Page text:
Car Paint Job and Bumper: Liquid Mask and Sanding Tool. I rarely use Liquid Mask, but found it useful for straight lines on fantasy gaming shields. It's also used in a rust effect where you paint the entire area in rust, cover it all in Liquid Mask, paint the car color over the Liquid Mask, then use a sanding sponge, sandpaper, or even a nail buffer sanding bloock to scrape off some of the paint to reveal the rust underneath. Brown Army Painter Light Tone was useful for suggesting dirt on the car. It's available in the Army Painter Quickshade Ink Set, or you can thin down their more popular Soft Tone or Strong Tone.


Lights: For the lights, I painted them red and white, then Tamiya Smoke Clear. You can alternatively wash them with a thinned Army Painter Dark Tone, then apply a gloss.


Tires: Liquid Mask and Sanding Tool. These are whitewall tires, popular in the 1950's. Paint the tire black. Rust the rims of the tires. Apply Liquid Mask to the whitewall and rim parts of the tires. Paint the rims metallic and the whitewalls white. With the sanding tool, scrape away part of the rim and whitewalls, revealing the rust. Because the rims are recesssed, you might have a tricky time scraping the rims and reveal the grey resin underneath. That's fine. Wash with brown Army Painter Light Tone or thinned brown wash.


Junk: The entire junk piece was primed in brown. The individual junk pieces required different painting techniques. For the tire, I used the same technique as above. For the door, I used the same stippling technique. If you wish for the car door to still have paint, you may try the Liquid Mask technique. Also, if you want the window to appear more like glass, search on "miniature painting glass". For the smaller fuel tanks, I drybrushed the color, but you can still use a rust technique. For the suitcase and wooden crates, I painted them in various browns. The gas can was painted in metallic red without rust techniques, but can make it rusty as well. The futuristic suitcase I assumed was made of aluminum or stainless steel, so I painted it metallic. You can then paint the junk in a brown wash, such as brown Army Painter Light Tone.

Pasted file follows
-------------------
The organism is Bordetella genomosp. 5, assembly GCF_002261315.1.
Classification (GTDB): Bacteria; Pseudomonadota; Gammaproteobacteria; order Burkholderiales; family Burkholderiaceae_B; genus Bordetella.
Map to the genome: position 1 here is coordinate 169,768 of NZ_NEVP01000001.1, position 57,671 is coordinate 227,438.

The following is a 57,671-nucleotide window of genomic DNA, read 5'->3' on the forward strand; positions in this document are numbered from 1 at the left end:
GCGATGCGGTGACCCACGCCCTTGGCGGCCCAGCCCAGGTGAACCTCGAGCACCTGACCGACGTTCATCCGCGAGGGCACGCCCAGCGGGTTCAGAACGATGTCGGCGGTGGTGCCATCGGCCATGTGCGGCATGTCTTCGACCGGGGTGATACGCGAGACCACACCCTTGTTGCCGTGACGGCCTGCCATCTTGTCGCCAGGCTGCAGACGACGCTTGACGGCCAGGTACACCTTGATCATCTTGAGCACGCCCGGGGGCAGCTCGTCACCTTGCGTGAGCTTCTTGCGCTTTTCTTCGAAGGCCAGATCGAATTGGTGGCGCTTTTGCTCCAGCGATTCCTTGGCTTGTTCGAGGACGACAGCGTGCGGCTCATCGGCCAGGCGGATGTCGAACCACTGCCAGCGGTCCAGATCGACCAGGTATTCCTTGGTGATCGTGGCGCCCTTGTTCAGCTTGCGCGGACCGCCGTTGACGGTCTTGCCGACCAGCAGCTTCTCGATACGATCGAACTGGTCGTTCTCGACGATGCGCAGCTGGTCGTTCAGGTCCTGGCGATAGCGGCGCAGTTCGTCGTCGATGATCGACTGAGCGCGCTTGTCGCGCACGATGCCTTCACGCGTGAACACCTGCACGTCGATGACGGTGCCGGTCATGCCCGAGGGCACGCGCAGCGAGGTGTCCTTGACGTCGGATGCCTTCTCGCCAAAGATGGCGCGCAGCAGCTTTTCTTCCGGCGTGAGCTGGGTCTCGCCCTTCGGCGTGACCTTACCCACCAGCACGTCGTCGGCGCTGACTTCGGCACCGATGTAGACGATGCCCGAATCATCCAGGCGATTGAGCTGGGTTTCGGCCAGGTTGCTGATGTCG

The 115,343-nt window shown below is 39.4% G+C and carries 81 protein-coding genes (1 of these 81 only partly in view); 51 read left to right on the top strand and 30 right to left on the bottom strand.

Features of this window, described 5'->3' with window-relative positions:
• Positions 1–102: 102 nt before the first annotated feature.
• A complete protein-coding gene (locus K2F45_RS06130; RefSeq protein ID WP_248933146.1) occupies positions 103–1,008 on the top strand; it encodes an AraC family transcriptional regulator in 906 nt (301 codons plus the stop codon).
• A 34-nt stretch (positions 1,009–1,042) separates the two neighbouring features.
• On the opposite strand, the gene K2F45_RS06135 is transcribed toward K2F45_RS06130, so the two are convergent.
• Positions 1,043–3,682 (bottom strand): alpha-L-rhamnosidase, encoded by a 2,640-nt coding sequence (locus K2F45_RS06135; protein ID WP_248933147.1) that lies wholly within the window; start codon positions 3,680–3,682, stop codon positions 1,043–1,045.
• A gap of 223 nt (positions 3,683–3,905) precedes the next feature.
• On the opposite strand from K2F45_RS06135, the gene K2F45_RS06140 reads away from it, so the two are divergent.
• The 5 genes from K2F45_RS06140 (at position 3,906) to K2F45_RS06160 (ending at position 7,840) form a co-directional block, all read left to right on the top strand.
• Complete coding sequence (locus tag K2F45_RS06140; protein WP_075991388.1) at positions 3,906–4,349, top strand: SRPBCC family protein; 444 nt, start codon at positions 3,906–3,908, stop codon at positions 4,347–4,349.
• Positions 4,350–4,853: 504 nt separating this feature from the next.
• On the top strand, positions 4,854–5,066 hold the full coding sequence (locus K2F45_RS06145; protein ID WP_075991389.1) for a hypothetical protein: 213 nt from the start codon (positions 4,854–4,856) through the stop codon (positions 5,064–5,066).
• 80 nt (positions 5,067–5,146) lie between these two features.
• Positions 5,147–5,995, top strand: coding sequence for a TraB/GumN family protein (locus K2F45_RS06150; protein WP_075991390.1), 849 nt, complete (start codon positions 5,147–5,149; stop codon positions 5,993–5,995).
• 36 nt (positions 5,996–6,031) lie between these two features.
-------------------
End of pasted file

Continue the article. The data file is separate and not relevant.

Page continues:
Conclusion: For the beginner, painting this model without weathering isn't particularly difficult. However, if you want to go the extra mile (so to speak), then you will want to use various rust techniques for this model -- and should have good results. Enjoy your old post-apocalypse retro junk car(t), and pull around in style!


















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I LOVE the way the "bare metal" is shinier than the dull old paint - it really sells the whole thing - magnificently done!


So paint the whole thing rusty and then put paint over the top and chip/scrape away to the rust - AWESOME - learn something new every day...  That is why the paint chipping looks 3D - it is!!!  I would have done it the exact opposite way and it would not have come out nearly as nice - now i know better!


Thanks for the lesson and for sharing this very unique sculpt and paint job